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Textron Q1 2022 Earnings Call Transcript


Listen to Conference Call View Latest SEC 10-K Filing View Latest SEC 10-Q Filing

Participants

Presentation

Operator

Ladies and gentlemen, thank you for standing by. Welcome to the Textron First Quarter Earnings Release Conference Call. [Operator Instructions] I would now like to turn the conference over to Eric Salander, Vice President of Investor Relations. Please go ahead.

Eric Salander
Vice President, Investor Relations and Treasurer at Textron

Thanks, Leah, and good morning, everyone. Before we begin, I'd like to mention we will be discussing future estimates and expectations during our call today. These forward-looking statements are subject to various risk factors, which are detailed in our SEC filings and also in today's press release. On the call today, we have Scott Donnelly, Textron's Chairman and CEO; and Frank Connor, our Chief Financial Officer. Our earnings call presentation can be found in the Investor Relations section of our website. Revenues in the quarter were $3 billion, up from $2.9 billion in last year's first quarter. Segment profit in the quarter was $304 million, up $48 million from last year's -- from the first quarter of 2021.

During this year's first quarter, we reported net income of $0.88 per share compared to $0.70 per share on an adjusted basis in last year's first quarter. Manufacturing cash flow before pension contributions totaled $209 million in the quarter, up $138 million from the first quarter of 2021.

With that, I'll turn the call over to Scott.

Scott Donnelly
at Textron

Thanks, Eric, and good morning, everyone. Revenues and margins were up in the quarter, driven by Textron Aviation. Aviation demonstrated strong execution in the quarter, resulting in 11.6% segment margin. We continue to see very strong demand, solid pricing and increased deliveries from our Citation jet and commercial turboprop products and higher aftermarket volume from increased aircraft utilization. We delivered 39 jets, up from 28 last year and 31 commercial turboprops, up from 14 in last year's first quarter. Order activity was very strong in the quarter with $1 billion of backlog growth, reflecting continued order momentum across our product portfolio.

We ended the quarter with $5.1 billion in backlog. In March, our new commercial turboprop, the Cessna SkyCourier received FAA certification, and we expect to begin deliveries in the second quarter. At Bell, revenues were down 1% in the quarter, largely driven by the mix of commercial products sold. On the commercial side of Bell, we delivered 25 helicopters, up from 17 in last year's first quarter. During the quarter, we saw momentum build in commercial demand across all our product aircraft models and end markets with a strong quarter of new orders. Moving to Future Vertical Lift. In March, Bell submitted its final FLRAA proposal revision to the U.S. Army.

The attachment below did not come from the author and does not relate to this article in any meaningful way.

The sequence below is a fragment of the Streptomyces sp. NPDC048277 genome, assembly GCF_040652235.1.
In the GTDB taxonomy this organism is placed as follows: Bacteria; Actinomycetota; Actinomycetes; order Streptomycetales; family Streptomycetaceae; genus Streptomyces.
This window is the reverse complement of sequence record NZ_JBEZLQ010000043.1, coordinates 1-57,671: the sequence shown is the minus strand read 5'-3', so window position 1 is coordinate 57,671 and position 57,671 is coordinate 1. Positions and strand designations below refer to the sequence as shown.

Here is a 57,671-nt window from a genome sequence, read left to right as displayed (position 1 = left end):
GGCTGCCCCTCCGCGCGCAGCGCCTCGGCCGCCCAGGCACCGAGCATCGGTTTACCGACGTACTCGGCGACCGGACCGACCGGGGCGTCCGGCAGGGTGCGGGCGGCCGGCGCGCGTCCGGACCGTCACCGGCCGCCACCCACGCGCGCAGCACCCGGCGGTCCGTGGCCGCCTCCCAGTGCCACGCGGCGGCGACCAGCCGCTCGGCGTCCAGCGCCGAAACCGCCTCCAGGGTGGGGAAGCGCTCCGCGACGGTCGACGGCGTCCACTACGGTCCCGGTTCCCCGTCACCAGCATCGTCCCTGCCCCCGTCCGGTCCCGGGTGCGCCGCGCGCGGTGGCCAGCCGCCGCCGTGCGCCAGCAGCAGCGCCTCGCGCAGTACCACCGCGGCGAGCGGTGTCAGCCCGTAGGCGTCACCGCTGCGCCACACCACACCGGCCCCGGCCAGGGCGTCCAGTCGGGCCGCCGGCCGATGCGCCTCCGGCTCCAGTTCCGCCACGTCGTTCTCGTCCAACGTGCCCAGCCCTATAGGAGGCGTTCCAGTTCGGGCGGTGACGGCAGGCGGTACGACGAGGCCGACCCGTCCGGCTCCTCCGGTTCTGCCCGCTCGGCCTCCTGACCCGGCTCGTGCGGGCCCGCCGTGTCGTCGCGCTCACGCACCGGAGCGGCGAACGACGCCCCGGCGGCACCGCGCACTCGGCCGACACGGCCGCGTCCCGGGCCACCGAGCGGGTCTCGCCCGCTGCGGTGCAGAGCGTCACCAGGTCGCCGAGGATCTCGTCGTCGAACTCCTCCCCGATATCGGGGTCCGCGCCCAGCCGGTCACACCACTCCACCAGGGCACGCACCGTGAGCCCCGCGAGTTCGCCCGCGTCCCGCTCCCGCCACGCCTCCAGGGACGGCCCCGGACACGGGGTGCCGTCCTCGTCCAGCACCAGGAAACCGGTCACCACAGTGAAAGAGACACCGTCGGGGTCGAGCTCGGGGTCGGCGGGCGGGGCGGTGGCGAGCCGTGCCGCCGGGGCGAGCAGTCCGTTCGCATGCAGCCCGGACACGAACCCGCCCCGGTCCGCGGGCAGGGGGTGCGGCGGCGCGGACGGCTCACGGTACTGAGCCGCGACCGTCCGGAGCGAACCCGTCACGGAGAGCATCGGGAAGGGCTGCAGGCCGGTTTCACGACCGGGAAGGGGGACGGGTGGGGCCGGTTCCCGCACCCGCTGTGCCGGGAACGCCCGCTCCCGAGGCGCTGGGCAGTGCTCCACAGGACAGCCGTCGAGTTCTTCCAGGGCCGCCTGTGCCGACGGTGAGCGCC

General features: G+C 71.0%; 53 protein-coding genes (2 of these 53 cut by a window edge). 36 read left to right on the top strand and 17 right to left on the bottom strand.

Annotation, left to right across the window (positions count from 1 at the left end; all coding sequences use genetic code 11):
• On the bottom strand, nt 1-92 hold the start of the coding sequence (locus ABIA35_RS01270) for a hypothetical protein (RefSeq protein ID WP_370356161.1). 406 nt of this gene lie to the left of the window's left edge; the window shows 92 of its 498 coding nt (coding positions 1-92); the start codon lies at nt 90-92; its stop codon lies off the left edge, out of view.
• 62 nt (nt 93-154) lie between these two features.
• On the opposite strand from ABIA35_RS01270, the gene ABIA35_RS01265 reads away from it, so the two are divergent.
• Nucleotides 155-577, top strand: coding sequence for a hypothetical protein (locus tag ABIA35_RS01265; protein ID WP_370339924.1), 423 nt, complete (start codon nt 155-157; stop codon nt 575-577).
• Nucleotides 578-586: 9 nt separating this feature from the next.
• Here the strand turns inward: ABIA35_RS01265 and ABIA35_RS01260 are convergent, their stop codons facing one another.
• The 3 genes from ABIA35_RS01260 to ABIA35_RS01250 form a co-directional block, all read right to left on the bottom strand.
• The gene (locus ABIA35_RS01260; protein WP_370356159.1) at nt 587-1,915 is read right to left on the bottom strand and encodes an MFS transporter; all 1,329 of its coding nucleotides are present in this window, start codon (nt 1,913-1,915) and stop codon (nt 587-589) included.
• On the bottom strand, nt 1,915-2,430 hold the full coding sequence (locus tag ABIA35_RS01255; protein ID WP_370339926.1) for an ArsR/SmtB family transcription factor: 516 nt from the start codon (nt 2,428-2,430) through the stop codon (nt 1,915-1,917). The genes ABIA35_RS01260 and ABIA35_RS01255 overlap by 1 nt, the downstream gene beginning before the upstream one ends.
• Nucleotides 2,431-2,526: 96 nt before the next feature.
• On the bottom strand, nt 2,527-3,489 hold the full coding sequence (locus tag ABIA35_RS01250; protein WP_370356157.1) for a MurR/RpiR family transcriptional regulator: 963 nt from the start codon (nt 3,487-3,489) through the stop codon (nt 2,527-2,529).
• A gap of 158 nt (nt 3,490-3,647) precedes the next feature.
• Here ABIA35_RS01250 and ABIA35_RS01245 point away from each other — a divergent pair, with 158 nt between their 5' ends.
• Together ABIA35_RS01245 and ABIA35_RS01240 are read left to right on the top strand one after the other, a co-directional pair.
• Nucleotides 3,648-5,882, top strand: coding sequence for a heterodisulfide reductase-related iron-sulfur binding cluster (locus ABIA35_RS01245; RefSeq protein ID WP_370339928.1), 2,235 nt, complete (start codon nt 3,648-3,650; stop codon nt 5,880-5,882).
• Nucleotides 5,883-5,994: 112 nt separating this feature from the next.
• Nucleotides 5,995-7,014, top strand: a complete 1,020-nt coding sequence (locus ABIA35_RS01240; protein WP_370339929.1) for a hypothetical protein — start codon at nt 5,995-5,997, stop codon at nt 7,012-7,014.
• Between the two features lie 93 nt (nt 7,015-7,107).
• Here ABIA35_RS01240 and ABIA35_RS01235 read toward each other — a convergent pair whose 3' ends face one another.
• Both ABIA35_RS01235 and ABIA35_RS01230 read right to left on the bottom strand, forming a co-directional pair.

A downselect and award announcement is expected this summer. Moving to Textron Systems. Revenues were down in the quarter on lower volume, primarily reflecting the impact of last year's withdrawal of the U.S. Army from Afghanistan on our fee-for-service and aircraft support contracts. At ATAC, we continue to see increased flight activity and revenue on our U.S. Navy and Air Force adversary air contracts. During the quarter, Systems successfully deployed the first Aerosonde UAS system in a maritime environment aboard a U.S. Navy guided missile destroyer. Systems is expected to deploy a second Aerosonde UAS for an additional ship later this year. Moving to Industrial, we saw higher revenue during the quarter, driven by higher pricing and volume in specialized vehicles and our PTV and golf product lines.

We continue to see strong end-market demand in most of our product lines across specialized vehicles. Kautex, we saw disruptions related to global auto OEM supply chain shortages to continue to directly impact our production schedules resulting in lower volume. At the product level, hybrid revenue increased 24% year-over-year to 12% of total Kautex revenues in the first quarter, up from 9% a year ago as we continue to penetrate the hybrid Fuel Systems segment. On April 15, we closed our acquisition of Pipistrel, a pioneer and global leader in luxury powered aircraft. Pipistrel brings its technical and regulatory expertise in the development of electric and hybrid aircraft to support Textron's long-term strategy to offer families sustainable aircraft for urban air mobility, general aviation, cargo and special mission roles.

With that, I'll turn the call over to Frank.

Frank Connor
Executive Vice President and Chief Financial Officer at Textron

Thanks, Scott, and good morning, everyone. Let's review how each of the segments contributed, starting with Textron Aviation. Revenues at Textron Aviation of $1 billion were up $175 million from a year ago, largely due to higher Citation jet volume of $93 million, aftermarket volume of $61 million and commercial turboprop volume of $59 million. Segment profit was $121 million in the first quarter, up $74 million from a year ago, largely due to the higher volume and mix of $55 million and favorable pricing net of inflation of $16 million. Backlog in the segment ended the quarter at $5.1 billion. Moving to Bell. Revenues were $834 million, down $12 million from last year due to lower commercial revenues of $32 million, largely reflecting the mix of aircrafts sold during the period, partially offset by higher military revenues.

Segment profit of $98 million was down $7 million, reflecting lower volume and mix, partially offset by favorable impact from performance. Backlog in the segment ended the quarter at $4.8 billion. At Textron Systems, revenues were $273 million, down $55 million from last year's first quarter due to lower volume of $59 million, primarily reflecting the impact of the U.S. Army's withdrawal from Afghanistan on our fee-for-service and aircraft support contracts. Segment profit of $33 million was down $18 million from a year ago due to lower volume and mix of $11 million described above and an unfavorable impact from performance of $9 million primarily reflecting lower net favorable program adjustments on our fee-for-service contracts.